Originally created 11/23/05

Cancer radiation can increase women's risk for hip fractures

CHICAGO - Radiation treatment for pelvic-area cancer can increase women's risks of breaking a hip later on, a study found.

The higher risks were seen in those with anal cancer, rectal cancer or cervical cancer, diseases that will be diagnosed in a total of nearly 30,000 U.S. women this year.

It is well known that radiation treatment can damage bone, but the fracture risks have not been well-studied, the researchers said. A broken hip can be devastating; for many elderly people especially, it can lead to deadly complications.

The study, published in Wednesday's Journal of the American Medical Association, involved 6,428 women who were 65 and older when diagnosed with pelvic cancer - women who already run a higher risk of broken bones because levels of bone-protecting estrogen plummet at menopause. About half the women received radiation for cancer.

Compared with the non-radiation group, anal-cancer radiation patients faced about triple the risk of developing pelvic fractures, mostly of the hip; while cervical and rectal cancer patients both faced about a 70 percent increased risk.

Dr. Nancy Baxter of the University of Minnesota Cancer Center, the study's lead author, said it is unclear whether the findings would apply to younger women or to men, whose bones tend to be denser than women's.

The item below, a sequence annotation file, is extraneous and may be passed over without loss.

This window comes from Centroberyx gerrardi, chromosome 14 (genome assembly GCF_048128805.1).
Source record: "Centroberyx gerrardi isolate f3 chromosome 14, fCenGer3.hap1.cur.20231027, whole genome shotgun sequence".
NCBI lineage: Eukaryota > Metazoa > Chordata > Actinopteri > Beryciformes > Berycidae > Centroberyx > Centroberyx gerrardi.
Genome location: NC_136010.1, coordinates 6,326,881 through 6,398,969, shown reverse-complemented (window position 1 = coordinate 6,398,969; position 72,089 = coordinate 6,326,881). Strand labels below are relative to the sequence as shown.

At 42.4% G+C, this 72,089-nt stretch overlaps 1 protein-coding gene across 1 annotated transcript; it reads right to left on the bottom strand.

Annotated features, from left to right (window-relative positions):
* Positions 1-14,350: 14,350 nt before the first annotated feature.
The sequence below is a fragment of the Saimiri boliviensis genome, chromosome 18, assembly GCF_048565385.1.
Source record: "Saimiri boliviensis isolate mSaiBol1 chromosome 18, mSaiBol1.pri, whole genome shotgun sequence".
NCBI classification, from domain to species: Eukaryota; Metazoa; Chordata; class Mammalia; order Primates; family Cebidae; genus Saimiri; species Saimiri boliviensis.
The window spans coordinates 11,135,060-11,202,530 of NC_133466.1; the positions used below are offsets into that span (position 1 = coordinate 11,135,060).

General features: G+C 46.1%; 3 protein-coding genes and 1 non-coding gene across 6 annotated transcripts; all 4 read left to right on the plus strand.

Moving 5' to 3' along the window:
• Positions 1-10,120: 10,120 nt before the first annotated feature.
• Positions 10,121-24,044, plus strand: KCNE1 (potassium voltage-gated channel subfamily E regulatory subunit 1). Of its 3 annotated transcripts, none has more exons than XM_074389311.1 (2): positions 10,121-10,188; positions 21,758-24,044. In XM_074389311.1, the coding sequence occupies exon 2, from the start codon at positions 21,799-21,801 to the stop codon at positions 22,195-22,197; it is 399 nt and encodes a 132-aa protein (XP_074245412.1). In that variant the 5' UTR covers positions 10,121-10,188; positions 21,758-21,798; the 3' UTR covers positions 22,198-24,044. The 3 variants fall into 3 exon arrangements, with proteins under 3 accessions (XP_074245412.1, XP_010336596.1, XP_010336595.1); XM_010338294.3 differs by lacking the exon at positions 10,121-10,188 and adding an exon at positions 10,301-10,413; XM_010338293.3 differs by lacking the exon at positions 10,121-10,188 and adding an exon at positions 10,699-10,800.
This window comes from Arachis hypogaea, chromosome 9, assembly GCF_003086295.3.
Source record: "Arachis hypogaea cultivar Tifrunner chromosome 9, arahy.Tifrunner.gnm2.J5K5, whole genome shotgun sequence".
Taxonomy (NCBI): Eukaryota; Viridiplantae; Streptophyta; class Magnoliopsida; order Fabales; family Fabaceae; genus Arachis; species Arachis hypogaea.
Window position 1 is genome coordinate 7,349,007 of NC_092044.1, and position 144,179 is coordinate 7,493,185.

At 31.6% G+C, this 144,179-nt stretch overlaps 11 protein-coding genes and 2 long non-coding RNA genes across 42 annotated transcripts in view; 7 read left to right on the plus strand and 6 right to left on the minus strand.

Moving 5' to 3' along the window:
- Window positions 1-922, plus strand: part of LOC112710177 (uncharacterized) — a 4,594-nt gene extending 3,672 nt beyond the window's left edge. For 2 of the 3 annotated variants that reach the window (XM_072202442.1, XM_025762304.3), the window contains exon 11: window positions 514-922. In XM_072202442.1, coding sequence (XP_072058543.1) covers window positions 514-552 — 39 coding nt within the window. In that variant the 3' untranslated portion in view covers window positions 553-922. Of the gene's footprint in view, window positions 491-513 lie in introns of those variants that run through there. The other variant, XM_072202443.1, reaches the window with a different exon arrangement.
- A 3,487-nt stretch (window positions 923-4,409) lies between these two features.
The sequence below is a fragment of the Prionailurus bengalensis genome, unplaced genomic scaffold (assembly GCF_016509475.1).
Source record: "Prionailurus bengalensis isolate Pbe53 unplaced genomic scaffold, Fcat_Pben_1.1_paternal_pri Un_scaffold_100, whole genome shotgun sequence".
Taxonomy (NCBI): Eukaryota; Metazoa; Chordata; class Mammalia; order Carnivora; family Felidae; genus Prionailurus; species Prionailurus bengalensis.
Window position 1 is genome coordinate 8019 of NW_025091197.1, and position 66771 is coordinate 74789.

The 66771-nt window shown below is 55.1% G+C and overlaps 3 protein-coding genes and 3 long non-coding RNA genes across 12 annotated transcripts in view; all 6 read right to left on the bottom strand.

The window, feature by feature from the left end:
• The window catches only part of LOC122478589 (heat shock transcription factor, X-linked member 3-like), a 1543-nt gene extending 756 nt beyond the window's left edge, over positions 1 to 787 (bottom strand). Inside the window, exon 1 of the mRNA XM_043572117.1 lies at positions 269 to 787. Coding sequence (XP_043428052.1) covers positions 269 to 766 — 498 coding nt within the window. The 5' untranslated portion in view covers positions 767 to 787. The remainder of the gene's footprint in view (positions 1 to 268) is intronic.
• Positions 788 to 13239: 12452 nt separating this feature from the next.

Doctors should offer women who have received radiation for pelvic-area cancer bone-density scans and treatment that might protect them from fractures - including calcium, medication and weight-bearing exercise, Baxter said.

Anal cancer patients faced the biggest risks because their tumors often spread to lymph nodes in the groin, where the hip bones are located, Baxter said. It is difficult to spare that part of the body from the radiation.

Baxter said the findings do not mean women with pelvic-area cancer should not be treated with radiation. "For some of these cancers, there's really no alternative," she said.

Radiation techniques have improved since the late 1980s and 1990s, when the study participants were treated, so the chances for damage may be lower for newly diagnosed patients, Baxter said.

On the Net:

JAMA: http://jama.ama-assn.org


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